YOU may think it is hard to get nostalgic about a sausage, but mention the name “Richmond” in the same breath and you are on to a sizzler. The former Richmond sausage works is one of Litherland's best known and loved landmarks.
   Today it stands empty and vandalised, a monument to a past when the smell of fresh sausages wafted down Linacre Road and the pink pig advertising the best bangers around could be seen from a distance.
   This week we revive the days of the Richmond works and reminisce about one of the most popular places of employment in Liverpool in years gone by. Recently, I spent an afternoon at the home of one of the founders of the sausage works, Mr Alfred Moore, who contacted us after seeing a recent appeal for information about the factory.
   At 83, Mr Moore is content to remember the days of the sausage factory. He still has an air of superiority about him, and according to his wife, Sarah, he still thinks he is running the Richmond works because he bosses everyone about! Mr Moore smiles, he agrees that the days at the factory were eventful, and he fondly reminisces with accuracy the history of the factory from the comfort of his armchair.
It all began in a small shop at 63 Linacre Road, where Mr Moore's father, Louis, sold sausages to the people of Litherland. “That would be about 1889. My father was a very fine butcher who made beautiful beef sausages.” said Mr Moore.
   Business was booming, and in 1917 the first-ever Richmond sausage factory was opened on the same site as the shop. The founder members were Louis, George, and Alfred Moore — the empire had begun.
   But why call the factory Richmond? “Thereby hangs a tale.” said Mr Moore. “You see in those days there were two types of sausage, Oxford beef sausage and Cambridge pork sausages, but we decided we wanted a brand of our own — sausages with a different taste. We were part of a good Methodist family, and Richmond was one of the names of the colleges, so we adopted that.” explained Mr Moore.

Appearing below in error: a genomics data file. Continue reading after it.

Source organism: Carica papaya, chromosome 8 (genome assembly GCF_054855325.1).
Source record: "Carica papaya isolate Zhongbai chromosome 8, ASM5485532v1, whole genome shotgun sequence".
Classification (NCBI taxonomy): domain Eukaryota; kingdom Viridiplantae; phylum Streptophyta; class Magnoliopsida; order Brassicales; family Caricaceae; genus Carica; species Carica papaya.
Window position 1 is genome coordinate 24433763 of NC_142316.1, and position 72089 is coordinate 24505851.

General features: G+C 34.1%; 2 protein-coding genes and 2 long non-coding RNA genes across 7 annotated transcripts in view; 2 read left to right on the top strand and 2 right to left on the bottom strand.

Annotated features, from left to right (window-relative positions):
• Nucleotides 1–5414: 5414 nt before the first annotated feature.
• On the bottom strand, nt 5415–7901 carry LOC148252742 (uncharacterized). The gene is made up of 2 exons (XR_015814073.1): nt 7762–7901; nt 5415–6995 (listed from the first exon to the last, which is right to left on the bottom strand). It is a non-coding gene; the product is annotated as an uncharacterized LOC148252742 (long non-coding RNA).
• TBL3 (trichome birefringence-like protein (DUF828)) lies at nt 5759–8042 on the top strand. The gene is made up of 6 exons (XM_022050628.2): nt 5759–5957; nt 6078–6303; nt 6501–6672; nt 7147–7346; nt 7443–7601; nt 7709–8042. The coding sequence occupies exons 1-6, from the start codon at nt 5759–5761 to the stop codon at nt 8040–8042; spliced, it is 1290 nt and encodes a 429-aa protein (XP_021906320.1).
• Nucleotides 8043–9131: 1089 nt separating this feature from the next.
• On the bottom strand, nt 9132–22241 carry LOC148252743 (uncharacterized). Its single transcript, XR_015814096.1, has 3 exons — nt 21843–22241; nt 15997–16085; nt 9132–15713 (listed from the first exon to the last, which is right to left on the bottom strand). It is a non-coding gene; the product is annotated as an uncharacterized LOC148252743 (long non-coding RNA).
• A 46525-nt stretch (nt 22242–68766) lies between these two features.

In the very first week of production the Moores and one other member of staff produced 600lbs of sausages — and sold the lot.
   When the controls came off meat after the First World War, making sausages became an even better business. “We could sell about 800lbs a week at the shop and business boomed and we needed larger premises.” continued Mr Moore.
   In 1930 the empire grew larger, the first phase of the Richmond works which still stands today was built, and a year or two later the building was completed. There were now 230 people producing sausages and there was a fleet of 120 vans delivering the produce throughtout Britain.
   Uniform at the sausage works was strict — all white and all freshly laundered by the local Diamond cleaners each week. It was a 48-hour week for all employees, and that included some Saturady work — yet the Richmond remains in the hearts of many as a very happy place in which to work.

But Mr Moore says there was no special formula for the contented atmosphere at the works — apart from the Liverpudlian character of the employees. Many readers have written saying it was a grand place to work with a wonderful atmosphere, and many former employees say the happiest years of their lives were spent at Richmond.